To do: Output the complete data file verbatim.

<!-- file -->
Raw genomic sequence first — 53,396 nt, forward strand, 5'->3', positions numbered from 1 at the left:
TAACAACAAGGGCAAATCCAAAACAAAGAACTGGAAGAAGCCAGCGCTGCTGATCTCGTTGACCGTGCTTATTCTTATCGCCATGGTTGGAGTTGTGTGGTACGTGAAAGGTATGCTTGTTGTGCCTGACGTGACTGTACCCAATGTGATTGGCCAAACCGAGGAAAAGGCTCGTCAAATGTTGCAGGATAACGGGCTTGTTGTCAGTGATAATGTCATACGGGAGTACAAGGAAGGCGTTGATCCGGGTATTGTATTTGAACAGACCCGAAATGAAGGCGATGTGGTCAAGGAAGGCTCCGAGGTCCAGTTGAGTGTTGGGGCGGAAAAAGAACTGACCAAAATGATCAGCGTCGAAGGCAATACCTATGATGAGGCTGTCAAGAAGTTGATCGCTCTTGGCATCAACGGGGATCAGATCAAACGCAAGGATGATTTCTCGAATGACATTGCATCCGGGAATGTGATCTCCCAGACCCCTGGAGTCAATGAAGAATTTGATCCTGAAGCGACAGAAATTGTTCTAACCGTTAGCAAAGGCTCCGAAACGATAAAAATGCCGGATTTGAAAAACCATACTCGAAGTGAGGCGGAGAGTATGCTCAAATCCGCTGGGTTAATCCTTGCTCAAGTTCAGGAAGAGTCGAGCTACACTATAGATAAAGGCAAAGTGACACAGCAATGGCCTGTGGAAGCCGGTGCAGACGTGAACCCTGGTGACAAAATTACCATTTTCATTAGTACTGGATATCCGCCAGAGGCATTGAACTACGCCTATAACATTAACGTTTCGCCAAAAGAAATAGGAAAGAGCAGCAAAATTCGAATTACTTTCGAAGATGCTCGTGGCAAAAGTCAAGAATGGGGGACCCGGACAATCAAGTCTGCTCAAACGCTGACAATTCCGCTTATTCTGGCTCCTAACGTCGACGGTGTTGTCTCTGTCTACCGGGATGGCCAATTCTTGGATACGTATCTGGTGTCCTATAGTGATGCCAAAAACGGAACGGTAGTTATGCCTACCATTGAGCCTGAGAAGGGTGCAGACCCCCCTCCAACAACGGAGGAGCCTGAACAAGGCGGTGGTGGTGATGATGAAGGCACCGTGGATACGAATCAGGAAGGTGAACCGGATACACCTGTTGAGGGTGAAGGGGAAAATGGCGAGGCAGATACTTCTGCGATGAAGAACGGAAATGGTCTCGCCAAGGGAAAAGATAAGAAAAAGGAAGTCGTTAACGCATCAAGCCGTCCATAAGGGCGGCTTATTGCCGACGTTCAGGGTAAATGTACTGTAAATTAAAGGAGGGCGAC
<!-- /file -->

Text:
Raw genomic sequence first — 53,396 nt, forward strand, 5'->3', positions numbered from 1 at the left:
TAACAACAAGGGCAAATCCAAAACAAAGAACTGGAAGAAGCCAGCGCTGCTGATCTCGTTGACCGTGCTTATTCTTATCGCCATGGTTGGAGTTGTGTGGTACGTGAAAGGTATGCTTGTTGTGCCTGACGTGACTGTACCCAATGTGATTGGCCAAACCGAGGAAAAGGCTCGTCAAATGTTGCAGGATAACGGGCTTGTTGTCAGTGATAATGTCATACGGGAGTACAAGGAAGGCGTTGATCCGGGTATTGTATTTGAACAGACCCGAAATGAAGGCGATGTGGTCAAGGAAGGCTCCGAGGTCCAGTTGAGTGTTGGGGCGGAAAAAGAACTGACCAAAATGATCAGCGTCGAAGGCAATACCTATGATGAGGCTGTCAAGAAGTTGATCGCTCTTGGCATCAACGGGGATCAGATCAAACGCAAGGATGATTTCTCGAATGACATTGCATCCGGGAATGTGATCTCCCAGACCCCTGGAGTCAATGAAGAATTTGATCCTGAAGCGACAGAAATTGTTCTAACCGTTAGCAAAGGCTCCGAAACGATAAAAATGCCGGATTTGAAAAACCATACTCGAAGTGAGGCGGAGAGTATGCTCAAATCCGCTGGGTTAATCCTTGCTCAAGTTCAGGAAGAGTCGAGCTACACTATAGATAAAGGCAAAGTGACACAGCAATGGCCTGTGGAAGCCGGTGCAGACGTGAACCCTGGTGACAAAATTACCATTTTCATTAGTACTGGATATCCGCCAGAGGCATTGAACTACGCCTATAACATTAACGTTTCGCCAAAAGAAATAGGAAAGAGCAGCAAAATTCGAATTACTTTCGAAGATGCTCGTGGCAAAAGTCAAGAATGGGGGACCCGGACAATCAAGTCTGCTCAAACGCTGACAATTCCGCTTATTCTGGCTCCTAACGTCGACGGTGTTGTCTCTGTCTACCGGGATGGCCAATTCTTGGATACGTATCTGGTGTCCTATAGTGATGCCAAAAACGGAACGGTAGTTATGCCTACCATTGAGCCTGAGAAGGGTGCAGACCCCCCTCCAACAACGGAGGAGCCTGAACAAGGCGGTGGTGGTGATGATGAAGGCACCGTGGATACGAATCAGGAAGGTGAACCGGATACACCTGTTGAGGGTGAAGGGGAAAATGGCGAGGCAGATACTTCTGCGATGAAGAACGGAAATGGTCTCGCCAAGGGAAAAGATAAGAAAAAGGAAGTCGTTAACGCATCAAGCCGTCCATAAGGGCGGCTTATTGCCGACGTTCAGGGTAAATGTACTGTAAATTAAAGGAGGGCGAC